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You Never Forget Your First Time

Imelda Staunton, winner of the Best Musical Performance award, and presenter Dame Shirley Bassey pose in front of the Winners Boards at The London Evening Standard Theatre Awards in partnership with The Ivy at The Old Vic Theatre on November 22, 2015 in London, England. Pic Credit: Dave Benett
Imelda Staunton, winner of the Best Musical Performance award, and presenter Dame Shirley Bassey pose in front of the Winners Boards at The London Evening Standard Theatre Awards in partnership with The Ivy.
Pic Credit: Dave Benett

It’s been a few days and I still haven’t fully recovered from Sunday when I was privileged to attend the London Evening Standard Theatre Awards. Never having been to a major awards show before, I wasn’t too sure what to expect but I have to say all the glamour and glitz you see on the television cannot convey how wonderful the event really is.

Firstly, it’s black tie which, in my case, meant frantic phone calls between London and Blackburn and my parents couriering down my evening suit, only to find the jacket no longer fits – maybe carrying some holiday pounds for me and some friends. Finding a new jacket – short and round – was less hassle than I thought as was buying a pair of dress shoes. Of course, waiting for everything to arrive was nail biting – particularly as the shoes didn’t turn up until Saturday. Still Sunday night I was suited and booted and headed off to the Old Vic, invitation email in hand.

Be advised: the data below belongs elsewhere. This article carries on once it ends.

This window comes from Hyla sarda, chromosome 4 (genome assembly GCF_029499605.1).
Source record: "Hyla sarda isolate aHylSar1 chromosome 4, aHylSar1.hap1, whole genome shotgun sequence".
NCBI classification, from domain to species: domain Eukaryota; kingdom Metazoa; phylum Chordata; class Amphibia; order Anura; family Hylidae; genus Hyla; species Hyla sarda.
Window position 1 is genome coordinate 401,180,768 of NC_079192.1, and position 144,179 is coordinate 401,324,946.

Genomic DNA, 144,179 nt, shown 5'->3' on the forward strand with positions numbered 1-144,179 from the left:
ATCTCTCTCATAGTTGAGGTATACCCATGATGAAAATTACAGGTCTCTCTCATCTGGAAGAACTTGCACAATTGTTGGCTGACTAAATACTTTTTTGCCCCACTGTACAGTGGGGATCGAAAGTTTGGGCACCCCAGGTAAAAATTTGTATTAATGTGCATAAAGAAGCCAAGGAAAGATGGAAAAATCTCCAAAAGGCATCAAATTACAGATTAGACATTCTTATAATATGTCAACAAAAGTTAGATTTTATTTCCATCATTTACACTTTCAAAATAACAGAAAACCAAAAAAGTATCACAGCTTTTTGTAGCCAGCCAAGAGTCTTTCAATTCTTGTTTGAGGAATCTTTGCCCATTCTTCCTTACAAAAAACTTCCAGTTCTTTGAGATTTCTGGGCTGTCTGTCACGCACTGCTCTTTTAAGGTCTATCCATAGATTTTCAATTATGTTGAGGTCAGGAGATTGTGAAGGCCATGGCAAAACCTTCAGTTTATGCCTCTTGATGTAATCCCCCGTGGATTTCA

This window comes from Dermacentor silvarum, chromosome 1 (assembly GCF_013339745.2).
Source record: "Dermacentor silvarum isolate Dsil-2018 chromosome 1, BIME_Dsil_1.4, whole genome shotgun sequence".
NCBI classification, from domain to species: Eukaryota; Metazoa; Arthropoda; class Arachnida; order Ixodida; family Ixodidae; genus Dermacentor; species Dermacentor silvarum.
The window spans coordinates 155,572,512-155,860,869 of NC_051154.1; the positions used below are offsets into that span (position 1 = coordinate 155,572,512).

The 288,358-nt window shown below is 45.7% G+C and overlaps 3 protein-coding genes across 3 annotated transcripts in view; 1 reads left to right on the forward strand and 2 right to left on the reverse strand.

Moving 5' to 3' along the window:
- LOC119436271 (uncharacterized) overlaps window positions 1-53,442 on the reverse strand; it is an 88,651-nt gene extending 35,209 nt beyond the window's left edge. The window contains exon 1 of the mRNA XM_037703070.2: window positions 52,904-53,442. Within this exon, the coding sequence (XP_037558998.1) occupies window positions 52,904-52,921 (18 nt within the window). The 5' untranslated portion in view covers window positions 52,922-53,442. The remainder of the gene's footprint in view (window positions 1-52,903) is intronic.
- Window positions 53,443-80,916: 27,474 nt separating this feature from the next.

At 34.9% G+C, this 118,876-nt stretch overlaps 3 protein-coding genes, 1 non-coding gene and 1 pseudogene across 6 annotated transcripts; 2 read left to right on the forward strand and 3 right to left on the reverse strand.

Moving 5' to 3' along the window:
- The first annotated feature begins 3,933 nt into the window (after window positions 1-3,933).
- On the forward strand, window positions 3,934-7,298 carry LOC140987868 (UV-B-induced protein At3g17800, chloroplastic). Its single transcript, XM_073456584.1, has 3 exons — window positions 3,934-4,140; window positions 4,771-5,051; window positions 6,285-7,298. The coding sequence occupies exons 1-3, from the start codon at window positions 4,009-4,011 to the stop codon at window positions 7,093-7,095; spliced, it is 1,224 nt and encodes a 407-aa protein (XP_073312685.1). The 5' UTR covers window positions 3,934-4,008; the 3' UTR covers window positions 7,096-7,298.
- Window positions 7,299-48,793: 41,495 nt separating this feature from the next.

When I got there, it was pandemonium. As well as the celebs and others like me, the London Evening Standard Theatre Awards is attended by students from just about every major theatre school in london and there were a lot of very excited students also waiting to take their seats. Once inside I was having a quick drink and a chat with a fellow reviewer when Dame Shirley Bassey casually walked through the lobby. She may be 78, but she looked spectacular and seemed very spry for her age. So, champagne in hand, I took my seat in the front row of the Dress Circle and looked down at the stalls. All of the seats were gone and instead there were great big tables with the cream of the theatre world sitting finishing their meal. I spent the next few minutes ‘celeb watching’ who wouldn’t as the voice of Sir Ian Mckellen boomed out telling everyone to take their seats for the awards were about to start.